Claydon, S., 2021. Pesticides in our Environment – Pesticide Action Network UK. [online] Pesticide Action Network UK. Available at: <https://www.pan-uk.org/our-environment/> [Accessed 4 March 2021].

“pesticide.” Oxford Reference. . . Date of access 4 Mar. 2021, https://www.oxfordreference.com/view/10.1093/oi/authority.20110803100319678

Handley, J., 2021. Pesticides – A brief history and analysis | Pitchcare. [online] Pitchcare.com. Available at: <https://www.pitchcare.com/news-media/pesticides-a-brief-history-and-analysis.html> [Accessed 4 March 2021].

US EPA. 2021. DDT – A Brief History and Status | US EPA. [online] Available at: <https://www.epa.gov/ingredients-used-pesticide-products/ddt-brief-history-and-status> [Accessed 4 March 2021].

The Washington Post. 2021. [online] Available at: <https://www.washingtonpost.com/climate-environment/2020/02/06/bumblebees-are-vanishing-scientists-blame-climate-change/> [Accessed 4 March 2021].

Who.int. 2021. Pesticide residues in food. [online] Available at: <https://www.who.int/news-room/fact-sheets/detail/pesticide-residues-in-food> [Accessed 4 March 2021].

Francisco Sánchez-Bayo, Dave Goulson, Francesco Pennacchio, Francesco Nazzi, Koichi Goka, Nicolas Desneux, Are bee diseases linked to pesticides? — A brief review, Environment International,Volumes 89–90,2016,Pages 7-11,ISSN 0160-4120, https://doi.org/10.1016/j.envint.2016.01.009. (https://www.sciencedirect.com/science/article/pii/S0160412016300095)


Hill, P., 2017. Environmental protection. New York: Oxford University Press, p.p.48.

the Guardian. 2021. Government breaks promise to maintain ban on bee-harming pesticide. [online] Available at: <https://www.theguardian.com/environment/2021/jan/09/pesticide-believed-kill-bees-authorised-use-england-eu-farmers> [Accessed 4 March 2021].

Business Insider. 2021. Last year, 40% of honey-bee colonies in the US died. But bees aren’t the only insects disappearing in unprecedented numbers.. [online] Available at: <https://www.businessinsider.com/insects-dying-off-sign-of-6th-mass-extinction-2019-2?> [Accessed 4 March 2021].

the Guardian. 2021. Why have 500 million bees died in Brazil in the past three months? | Thor Hanson. [online] Available at: <https://www.theguardian.com/commentisfree/2019/aug/29/500-million-bees-brazil-three-months> [Accessed 4 March 2021].

The Economist. 2021. Subtle poison. [online] Available at: <https://www.economist.com/science-and-technology/2012/03/31/subtle-poison?frsc=dg> [Accessed 4 March 2021].

Nytimes.com. 2021. A Sharp Spike in Honeybee Deaths Deepens a Worrisome Trend (Published 2015). [online] Available at: <https://www.nytimes.com/2015/05/14/us/honeybees-mysterious-die-off-appears-to-worsen.html> [Accessed 4 March 2021].

Kerr, J., Pindar, A., Galpern, P., Packer, L., Potts, S., Roberts, S., Rasmont, P., Schweiger, O., Colla, S., Richardson, L., Wagner, D., Gall, L., Sikes, D. and Pantoja, A., 2021Climate change impacts on bumblebees converge across continents.

PerfectBee. 2021. An Introduction to Overwintering Honey Bees – PerfectBee. [online] Available at: <https://www.perfectbee.com/a-healthy-beehive/inspecting-your-hive/overwintering-honey-bees> [Accessed 4 March 2021].


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4 thoughts on “Why are bee populations declining?”

  1. Hi just lately I have seen a number of large bee’s dying. Today I took one home with me and gave it some sweet water to see if I could save it. I already had my suspicions and it was confirmed. After the bee had died loads of tiny off white bugs began to come out of it. I think these may be the offspring of the parasitic wasp. I drowned them all. I was most upset and I am worried that this is killing large numbers of our bees. Is there any way to prevent these wasps laying they eggs in bees? Many thanks Kate Broome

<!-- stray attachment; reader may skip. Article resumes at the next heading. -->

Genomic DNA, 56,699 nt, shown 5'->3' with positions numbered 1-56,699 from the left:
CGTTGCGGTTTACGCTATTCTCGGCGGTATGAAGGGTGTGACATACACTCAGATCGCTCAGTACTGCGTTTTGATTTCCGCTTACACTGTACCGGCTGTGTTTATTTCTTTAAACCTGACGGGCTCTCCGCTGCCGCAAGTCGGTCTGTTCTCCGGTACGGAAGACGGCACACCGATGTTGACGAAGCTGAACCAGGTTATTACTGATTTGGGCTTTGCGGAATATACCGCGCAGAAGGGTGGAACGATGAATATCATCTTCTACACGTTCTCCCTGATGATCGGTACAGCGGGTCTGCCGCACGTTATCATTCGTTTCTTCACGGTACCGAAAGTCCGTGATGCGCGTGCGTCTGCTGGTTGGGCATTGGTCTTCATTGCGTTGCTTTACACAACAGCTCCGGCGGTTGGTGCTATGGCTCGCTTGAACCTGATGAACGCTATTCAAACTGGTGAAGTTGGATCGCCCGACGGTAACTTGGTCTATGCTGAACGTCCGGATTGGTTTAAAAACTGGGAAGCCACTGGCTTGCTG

1. Hello Kate! Interesting one. You may just have witnessed something quite unique and I am sorry to hear you are having this problem. Parasitoid Wasps are the ones that lay eggs inside other insects after having paralysed them.

      Beekeepers tend to scout for wasps nests in spring in order to eliminate them; maybe you could try doing the same. Other beekeepers place poison with meet bates to attract them but insecticides are Illegal in most countries as they hurt bees as well. Onslaught (microencapsulated esfenvalerate) is still legal as it is “apparently not harmful” for humans and animals but they are still dangerous for Bees, so I would not suggest its usage if not directly on the wasp’s nests or their nests surrounding area. When I was a child, in the early spring days, we use to scout for the nests of wasps during the day and go back there during the night and throw Lit Sulphur Paper Bars inside their nest. The smoke would neutralize the wasp hives quite quickly. Parasitoid Wasps tend to nest in wood trunks or in the ground. If you do manage to find them do not be afraid as Parasitoid wasps are not great stingers and don’t normally pose threats for humans(be cautious nevertheless ^_^ ).

      Generally speaking, wasps and bees have the same replication process. In fact, did you know that the bees ancestors were Wasps called “Ammoplanina”? They lived about 135 million years ago and they were carnivores! Part of these Ammoplanina started feeding on nectars from the base of the plant’s leaves; that’s how bees came to be and take a different evolutionary route. Wasps today are Omnivorous. They can eat nectar from plants or stolen nectar and honey from bees or on many occasions kill small insects that they transport to their combs where the larvas eat them until strong enough to fly; this only happens because larvas are only carnivorous. The way bees and wasps reproduce is the same still today and it Is very unlikely for wasps to lay eggs outside of a comb (all except the Parasitoid Wasps).

      I hope this helps a bit